HR won’t respond to your resumé?

two people shaking handsacross a desk above lighted sign that says "you're hired"If you’ve been out of work for a while, and your job search has resulted in nothing but silent rejections, don’t take it personally. Human resources departments have changed: Gone are the days when employers responded to resumés. Even form letters saying “no thanks” are a thing of the past.

HR departments are busy

A recent poll by the Society for Human Resource Management suggests that the HR people who don’t respond to your resumés aren’t unsympathetic, they’re overwhelmed. In the past few years, HR departments have had plenty of layoffs and downsizings of their own. According to SHRM, since 2007 the average HR department has decreased from 13 to 9.2 employees. That means the average workload for the average HR worker has increased by 30 percent from the days when a written response to a solicited resumé was the norm.

HR workers know what it’s like

HR workers know firsthand what unemployed job-hunters are going through. In a separate survey, SHRM found that of the HR professionals who were out of work in 2009, 85 percent of job losses resulted from layoffs, 47 percent of workers looked for work for six to 12 months, and 27 percent had been looking for more than a year. Among the HR workers who found positions in 2009, 49 percent said they liked their new jobs less than their old ones.  Add pay cuts to the mix, and chances are good that HR personnel are better candidates for payday loans than ever before.

HR departments are ‘black holes’ for resumés

Given such a high level of job dissatisfaction, it’s safe to say that many HR personnel are overworked. With more than 14 million unemployed people looking for jobs, businesses are inundated with applications and resumés. Your submission – however carefully you crafted it and whether or not the company solicited it – is buried in a pile somewhere, and HR personnel are hard-pressed to give it individual consideration. The same thing can be said for interview follow-ups. Job candidates today get as far as the interview stage, feel that things went well, and then never hear from the company again. It’s discouraging — it may even border on inexcusable — but it’s not personal.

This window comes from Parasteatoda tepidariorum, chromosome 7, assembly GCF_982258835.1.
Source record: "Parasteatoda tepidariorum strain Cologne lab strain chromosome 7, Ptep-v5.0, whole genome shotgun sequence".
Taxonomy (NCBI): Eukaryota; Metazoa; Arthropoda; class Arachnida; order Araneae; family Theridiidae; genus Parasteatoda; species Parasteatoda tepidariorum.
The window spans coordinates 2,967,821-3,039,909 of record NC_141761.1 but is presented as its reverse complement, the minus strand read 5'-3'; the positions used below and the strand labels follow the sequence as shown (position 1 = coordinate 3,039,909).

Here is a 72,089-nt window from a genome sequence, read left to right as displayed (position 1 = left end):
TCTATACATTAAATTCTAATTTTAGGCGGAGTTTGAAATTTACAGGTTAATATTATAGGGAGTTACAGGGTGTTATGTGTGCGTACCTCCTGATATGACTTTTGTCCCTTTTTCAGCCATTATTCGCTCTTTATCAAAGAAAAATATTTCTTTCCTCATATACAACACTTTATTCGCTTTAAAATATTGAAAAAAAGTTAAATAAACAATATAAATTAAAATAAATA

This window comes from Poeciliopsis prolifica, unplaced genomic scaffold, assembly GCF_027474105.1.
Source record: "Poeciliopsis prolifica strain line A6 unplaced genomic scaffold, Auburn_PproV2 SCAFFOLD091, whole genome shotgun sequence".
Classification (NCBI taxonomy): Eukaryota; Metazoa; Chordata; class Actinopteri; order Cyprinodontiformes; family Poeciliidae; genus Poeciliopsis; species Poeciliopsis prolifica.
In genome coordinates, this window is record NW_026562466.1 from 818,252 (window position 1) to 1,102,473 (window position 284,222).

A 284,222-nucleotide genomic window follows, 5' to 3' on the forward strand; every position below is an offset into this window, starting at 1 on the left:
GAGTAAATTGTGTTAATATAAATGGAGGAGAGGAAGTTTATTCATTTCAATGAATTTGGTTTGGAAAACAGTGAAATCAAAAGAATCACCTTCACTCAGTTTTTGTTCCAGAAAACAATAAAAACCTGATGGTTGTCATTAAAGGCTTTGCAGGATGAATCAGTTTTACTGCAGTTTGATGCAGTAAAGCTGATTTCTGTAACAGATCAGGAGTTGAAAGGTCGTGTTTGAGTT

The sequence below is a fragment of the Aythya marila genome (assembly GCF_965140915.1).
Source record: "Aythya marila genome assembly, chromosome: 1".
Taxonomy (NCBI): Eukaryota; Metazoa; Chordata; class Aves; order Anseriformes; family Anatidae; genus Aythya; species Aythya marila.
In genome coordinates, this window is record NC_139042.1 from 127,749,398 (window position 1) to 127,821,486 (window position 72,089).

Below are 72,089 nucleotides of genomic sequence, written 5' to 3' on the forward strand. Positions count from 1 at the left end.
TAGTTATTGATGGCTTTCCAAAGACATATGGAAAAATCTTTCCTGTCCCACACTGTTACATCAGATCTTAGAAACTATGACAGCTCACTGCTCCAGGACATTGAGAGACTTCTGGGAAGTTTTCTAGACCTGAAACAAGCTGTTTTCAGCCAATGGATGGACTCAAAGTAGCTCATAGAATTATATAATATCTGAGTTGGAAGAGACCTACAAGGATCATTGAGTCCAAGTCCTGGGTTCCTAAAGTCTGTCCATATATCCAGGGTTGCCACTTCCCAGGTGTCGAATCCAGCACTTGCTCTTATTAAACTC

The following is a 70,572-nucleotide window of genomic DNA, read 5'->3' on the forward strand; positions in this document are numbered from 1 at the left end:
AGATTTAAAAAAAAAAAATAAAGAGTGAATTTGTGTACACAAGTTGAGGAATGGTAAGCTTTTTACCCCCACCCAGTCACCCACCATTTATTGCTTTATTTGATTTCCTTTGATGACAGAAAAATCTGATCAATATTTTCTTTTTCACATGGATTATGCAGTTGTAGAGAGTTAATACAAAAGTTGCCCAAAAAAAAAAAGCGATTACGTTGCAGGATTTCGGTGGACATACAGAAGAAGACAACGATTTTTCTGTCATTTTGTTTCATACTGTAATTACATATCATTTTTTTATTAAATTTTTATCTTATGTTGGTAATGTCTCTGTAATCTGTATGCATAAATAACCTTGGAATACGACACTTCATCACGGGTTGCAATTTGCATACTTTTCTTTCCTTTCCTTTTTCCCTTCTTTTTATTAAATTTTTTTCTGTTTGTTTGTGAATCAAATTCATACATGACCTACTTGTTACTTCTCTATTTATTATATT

Bypass the HR department

When it comes to job-hunting with record-high unemployment rates looming in the distance, there’s nothing wrong with knocking on every door. So do a little research and try the back door. Check web sites or call the company to get names and contact information of the department head and hiring manager for the job you’re interested in. Then, whether or not you send your resumé to the HR department, send it directly to those people.

Your resumé is just a checklist for HR purposes

HR personnel sort through hundreds of applications and compare candidate qualifications to a checklist of job requirements. After about 10 seconds, if all the boxes on the list aren’t checked, your resumé disappears forever. Doubtless, department heads and hiring managers are busy people, too, but they aren’t looking at stacks of resumés every day, and they may see things in your application that an HR person does not. Many times, what company executives really hope to find cannot be expressed in a list of job requirements.

Get your resumé into the right hands

  1. Be patient: Wait a few days after sending your resumé.
  2. Be brave: Pick up the phone and call the people you sent your resumé to.
  3. Be confident: Ask to schedule a meeting.

You need a job, right? Without one, you can’t even get low interest loans. Give your hard-earned qualifications and job experience the recognition they deserve by getting your resumé into the right hands.